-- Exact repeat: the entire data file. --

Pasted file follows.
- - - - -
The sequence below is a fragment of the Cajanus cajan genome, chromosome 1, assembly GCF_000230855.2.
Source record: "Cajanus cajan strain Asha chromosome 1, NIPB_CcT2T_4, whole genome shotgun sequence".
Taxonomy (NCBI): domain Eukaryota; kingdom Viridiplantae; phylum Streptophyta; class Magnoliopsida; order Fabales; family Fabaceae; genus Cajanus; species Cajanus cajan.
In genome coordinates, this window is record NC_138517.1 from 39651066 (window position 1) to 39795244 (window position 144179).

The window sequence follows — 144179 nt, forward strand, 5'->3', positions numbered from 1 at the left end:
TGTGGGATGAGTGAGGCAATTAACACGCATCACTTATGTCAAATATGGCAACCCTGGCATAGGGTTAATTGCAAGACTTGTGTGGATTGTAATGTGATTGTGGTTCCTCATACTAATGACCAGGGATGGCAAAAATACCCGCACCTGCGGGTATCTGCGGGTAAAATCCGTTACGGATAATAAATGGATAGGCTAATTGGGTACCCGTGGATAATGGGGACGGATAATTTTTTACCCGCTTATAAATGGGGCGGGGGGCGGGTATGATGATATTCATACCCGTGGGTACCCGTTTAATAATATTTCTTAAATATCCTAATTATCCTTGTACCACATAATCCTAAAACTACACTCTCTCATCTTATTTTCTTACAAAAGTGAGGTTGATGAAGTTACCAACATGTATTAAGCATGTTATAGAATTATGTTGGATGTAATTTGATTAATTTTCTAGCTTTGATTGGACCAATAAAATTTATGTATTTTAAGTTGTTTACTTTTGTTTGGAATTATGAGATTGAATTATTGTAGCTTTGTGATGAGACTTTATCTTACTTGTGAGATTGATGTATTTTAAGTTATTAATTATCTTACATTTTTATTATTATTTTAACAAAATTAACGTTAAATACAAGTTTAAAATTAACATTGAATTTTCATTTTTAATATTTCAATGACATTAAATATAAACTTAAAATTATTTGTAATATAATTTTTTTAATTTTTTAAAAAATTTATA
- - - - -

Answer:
The sequence below is a fragment of the Cajanus cajan genome, chromosome 1, assembly GCF_000230855.2.
Source record: "Cajanus cajan strain Asha chromosome 1, NIPB_CcT2T_4, whole genome shotgun sequence".
Taxonomy (NCBI): domain Eukaryota; kingdom Viridiplantae; phylum Streptophyta; class Magnoliopsida; order Fabales; family Fabaceae; genus Cajanus; species Cajanus cajan.
In genome coordinates, this window is record NC_138517.1 from 39651066 (window position 1) to 39795244 (window position 144179).

The window sequence follows — 144179 nt, forward strand, 5'->3', positions numbered from 1 at the left end:
TGTGGGATGAGTGAGGCAATTAACACGCATCACTTATGTCAAATATGGCAACCCTGGCATAGGGTTAATTGCAAGACTTGTGTGGATTGTAATGTGATTGTGGTTCCTCATACTAATGACCAGGGATGGCAAAAATACCCGCACCTGCGGGTATCTGCGGGTAAAATCCGTTACGGATAATAAATGGATAGGCTAATTGGGTACCCGTGGATAATGGGGACGGATAATTTTTTACCCGCTTATAAATGGGGCGGGGGGCGGGTATGATGATATTCATACCCGTGGGTACCCGTTTAATAATATTTCTTAAATATCCTAATTATCCTTGTACCACATAATCCTAAAACTACACTCTCTCATCTTATTTTCTTACAAAAGTGAGGTTGATGAAGTTACCAACATGTATTAAGCATGTTATAGAATTATGTTGGATGTAATTTGATTAATTTTCTAGCTTTGATTGGACCAATAAAATTTATGTATTTTAAGTTGTTTACTTTTGTTTGGAATTATGAGATTGAATTATTGTAGCTTTGTGATGAGACTTTATCTTACTTGTGAGATTGATGTATTTTAAGTTATTAATTATCTTACATTTTTATTATTATTTTAACAAAATTAACGTTAAATACAAGTTTAAAATTAACATTGAATTTTCATTTTTAATATTTCAATGACATTAAATATAAACTTAAAATTATTTGTAATATAATTTTTTTAATTTTTTAAAAAATTTATA